The long-term goal of this project is to understand the molecular mechanism of human mismatch repair (MMR) and its impact on human health and disease. The importance of MMR is underscored by the fact that defects in MMR genes lead to genomic instability and eventually to cancer predisposition. Despite the fact that the excision-step of the human MMR reaction has been recently reconstituted using purified proteins, including MutS alpha, MutL alpha, EXO1, and RPA, many fundamental questions in MMR still remain unanswered. For example, how mismatch-provoked excision initiates and terminates, and what role MutL alpha plays in MMR are unknown. Through the reconstitution of the 5' nick-directed human MMR reaction, we found that MutL alpha negatively regulates mismatch-provoked, EXO1-catalyzed excision and terminates it immediately upon mismatch removal. Given the dependency of the EXO1-catalyzed mismatch excision on MutS alpha and physical interactions among EXO1, MutS alpha, and MutL alpha, we hypothesize that mismatch-provoked excision is precisely regulated through interactions among these proteins. Specifically, in the presence of a mismatch, MutS alpha preferentially interacts with EXO1 to promote excision; but the removal of the mismatch by EXO1 allows EXO1 to preferentially interact with MutL alpha, which then terminates the excision. To test this hypothesis, a series of EXO1, MutS alpha, MutL alpha mutant proteins that disrupt the interaction of EXO1 with one Mut protein but not the other will be constructed, expressed, and purified. These mutant proteins will be tested in an in vitro reconstitution system for their ability to perform mismatch-provoked excision at the initiation and at the termination. Analysis of the excision intermediates in each reaction will reveal how the interactions among MutS alpha, and MutL alpha, and EXO1 regulate a particular step of the excision reaction. Finally, to understand how efficiently the MMR system terminates mismatch-provoked excision, the excision termination sites for heteroduplexes with different sequence contents and distances separating the mismatch and the strand break will be precisely determined. In addition to revealing the molecular mechanism of mismatch-provoked excision, this study will provide important clues to understand many puzzling phenomena in mlh1 null mutants regarding 5' directed MMR, meiotic cell apoptosis, and anti-recombination.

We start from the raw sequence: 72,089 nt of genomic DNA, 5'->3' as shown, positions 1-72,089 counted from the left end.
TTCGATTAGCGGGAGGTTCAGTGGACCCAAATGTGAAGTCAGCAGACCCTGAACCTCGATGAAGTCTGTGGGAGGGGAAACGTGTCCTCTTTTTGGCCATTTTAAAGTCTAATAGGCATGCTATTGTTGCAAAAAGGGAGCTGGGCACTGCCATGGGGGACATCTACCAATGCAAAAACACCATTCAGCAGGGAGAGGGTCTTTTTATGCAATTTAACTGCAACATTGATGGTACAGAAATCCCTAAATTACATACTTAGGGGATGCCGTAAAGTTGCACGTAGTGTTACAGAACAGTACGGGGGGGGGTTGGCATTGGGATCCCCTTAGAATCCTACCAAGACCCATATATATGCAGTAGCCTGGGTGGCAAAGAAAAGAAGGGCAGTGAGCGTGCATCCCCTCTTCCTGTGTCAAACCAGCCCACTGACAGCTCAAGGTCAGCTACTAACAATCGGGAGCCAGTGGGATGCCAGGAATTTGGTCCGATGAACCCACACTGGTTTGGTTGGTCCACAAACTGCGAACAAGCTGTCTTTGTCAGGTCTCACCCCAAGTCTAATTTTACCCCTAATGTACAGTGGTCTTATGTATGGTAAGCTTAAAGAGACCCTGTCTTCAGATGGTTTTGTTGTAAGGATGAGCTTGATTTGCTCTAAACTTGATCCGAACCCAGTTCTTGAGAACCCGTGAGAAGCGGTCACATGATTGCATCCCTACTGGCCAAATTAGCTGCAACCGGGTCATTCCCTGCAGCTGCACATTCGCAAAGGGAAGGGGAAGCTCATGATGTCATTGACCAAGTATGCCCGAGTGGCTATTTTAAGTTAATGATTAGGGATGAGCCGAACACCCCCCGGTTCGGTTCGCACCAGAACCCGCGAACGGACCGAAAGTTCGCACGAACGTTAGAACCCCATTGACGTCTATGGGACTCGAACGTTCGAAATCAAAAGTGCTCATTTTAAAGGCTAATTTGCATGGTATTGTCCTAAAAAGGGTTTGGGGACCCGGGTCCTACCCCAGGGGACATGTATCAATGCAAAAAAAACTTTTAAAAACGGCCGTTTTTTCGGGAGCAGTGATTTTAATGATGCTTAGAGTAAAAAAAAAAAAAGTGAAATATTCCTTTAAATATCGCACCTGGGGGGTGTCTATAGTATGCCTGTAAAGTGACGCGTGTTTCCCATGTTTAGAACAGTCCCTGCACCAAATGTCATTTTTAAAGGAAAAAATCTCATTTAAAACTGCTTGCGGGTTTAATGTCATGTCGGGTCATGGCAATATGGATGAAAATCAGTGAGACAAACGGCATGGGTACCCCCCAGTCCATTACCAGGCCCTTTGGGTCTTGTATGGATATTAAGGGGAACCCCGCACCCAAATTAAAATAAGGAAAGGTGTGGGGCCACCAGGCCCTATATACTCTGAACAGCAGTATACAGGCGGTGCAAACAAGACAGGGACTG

National Institute of Health (NIH)
National Institute of General Medical Sciences (NIGMS)
Research Project (R01)
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Molecular Genetics B Study Section (MGB)
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Portnoy, Matthew
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University of Kentucky
Schools of Medicine
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